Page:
It is frequently assumed that today’s population is more mobile than ever, exhibiting little attachment to the origin places of their youth. Indeed, scholars and commentators espouse this supposed rootlessness as one of the fundamental distinctions between recent generations of young adults and previous generations. However, these assumptions belie the reality that internal migration rates have been declining steadily and quite steeply since 1980. Rather than an increasing tendency towards rootlessness, something seems to be keeping individuals in place. While scholars have recently investigated a number of potential explanations for this decline, no study has been able to fully explain the decline and much about it remains a mystery. In particular, we have very little knowledge about the potential implications of this decline for individuals. It is unclear whether contemporary generations of migrants and/or non-migrants are faring worse economically than their predecessors, which could suggest that the migration decline is associated with harmful economic changes, or whether the migration decline is suggestive of harmless or even beneficial changes that may make migration increasingly unnecessary. We have even less knowledge of how the potential implications of the internal migration decline are structured by race, ethnicity, and gender.
In this dissertation I compare two cohorts of the National Longitudinal Survey of Youth to investigate these gaps in our understanding. In Chapter 2, I utilize 25 waves of the National Longitudinal Survey of Youth-1979 (NLSY79) to explore whether race, ethnicity, and gender intersect to shape the economic returns associated with internal migration, as well as racial and ethnic disparities in these relationships across gender. I find that internal migration is associated with larger economic benefits for white relative to black and Hispanic men and, as a result, larger racial and ethnic disparities in economic outcomes for men. For women, in contrast, internal migration is associated with larger wage benefits for white women, but larger work hour benefits for black and Hispanic women that cumulatively correspond to slightly narrower racial and ethnic disparities in economic outcomes. These findings illustrate the importance of employing an intersectional lens for internal migration research and point to the possibility that internal migration reinforces the privileged position of white men. In Chapter 3, I link both the NLSY79 and the National Longitudinal Survey of Youth-1997 (NLSY97) and examine whether the returns to migration and the economic wellbeing of young adult migrants and non-migrants have changed across these two cohorts, the former cohort having been young adults early in the migration decline and the latter cohort having been young adults late in the decline. While the economic returns to migration have not changed across these cohorts and the economic wellbeing of migrants has remained largely unchanged, the economic outcomes of non-migrants have deteriorated over time. As such, non-migrants may increasingly be left behind geographically and economically, potentially hindering their abilities to migrate should they wish to. In Chapter 4, I integrate the insights garnered in Chapters 2 and 3 to explore whether changes in the returns to migration and in the economic wellbeing of migrants and non-migrants vary across race, ethnicity, and gender. The findings from this chapter complicate the findings from Chapter 3, illustrating that it is largely white men and women that have experienced changes in their economic wellbeing, while black men and, especially, black women exhibit declines in their returns to migration. Hispanic women and men, in contrast, have experienced little change in their economic outcomes across cohorts. Chapter 5 concludes by pointing to the importance of taking an intersectional perspective when studying the internal migration decline and internal migration more broadly. Chapter 5 also highlights the potential role of internal migration in shaping disparities in outcomes, particularly between blacks and whites.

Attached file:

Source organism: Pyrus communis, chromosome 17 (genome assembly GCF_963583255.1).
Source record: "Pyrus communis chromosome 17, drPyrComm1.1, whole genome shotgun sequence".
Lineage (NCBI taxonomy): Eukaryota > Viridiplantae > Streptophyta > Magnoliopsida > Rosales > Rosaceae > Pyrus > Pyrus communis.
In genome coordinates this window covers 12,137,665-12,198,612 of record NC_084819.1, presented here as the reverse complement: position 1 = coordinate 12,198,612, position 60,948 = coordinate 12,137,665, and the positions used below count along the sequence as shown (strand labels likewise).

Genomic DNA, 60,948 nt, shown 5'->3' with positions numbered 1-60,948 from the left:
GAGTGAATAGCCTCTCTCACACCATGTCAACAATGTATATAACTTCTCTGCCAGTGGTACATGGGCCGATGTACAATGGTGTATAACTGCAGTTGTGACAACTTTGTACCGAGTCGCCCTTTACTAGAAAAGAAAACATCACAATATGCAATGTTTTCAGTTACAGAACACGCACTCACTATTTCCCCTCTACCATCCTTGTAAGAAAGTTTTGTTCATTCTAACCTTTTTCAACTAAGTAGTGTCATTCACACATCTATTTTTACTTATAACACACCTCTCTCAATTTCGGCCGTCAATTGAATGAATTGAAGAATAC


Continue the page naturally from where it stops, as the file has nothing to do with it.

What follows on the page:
The findings from this dissertation offer a number of important contributions to the internal migration and racial/ethnic stratification literature. In particular, they demonstrate that our understanding of internal migration and the internal migration decline are incomplete without considering the unique contexts in which individuals find themselves, including their racial/ethnic and gender backgrounds, as well as the time periods in which they live and work. I also illustrate that black women and men are experiencing declines in their average probabilities of migrating, as well as declines in their returns to migration. These findings suggest potentially fruitful areas for future research, such as investigating whether the migration decline has been exacerbated by experiences that are particularly prevalent among the black community. Migration’s historically important role in improving blacks’ economic outcomes suggests that it is important to understand why migration may be less beneficial for blacks now than in the past and whether these changes threaten to further exacerbate inequality in an already unequal society.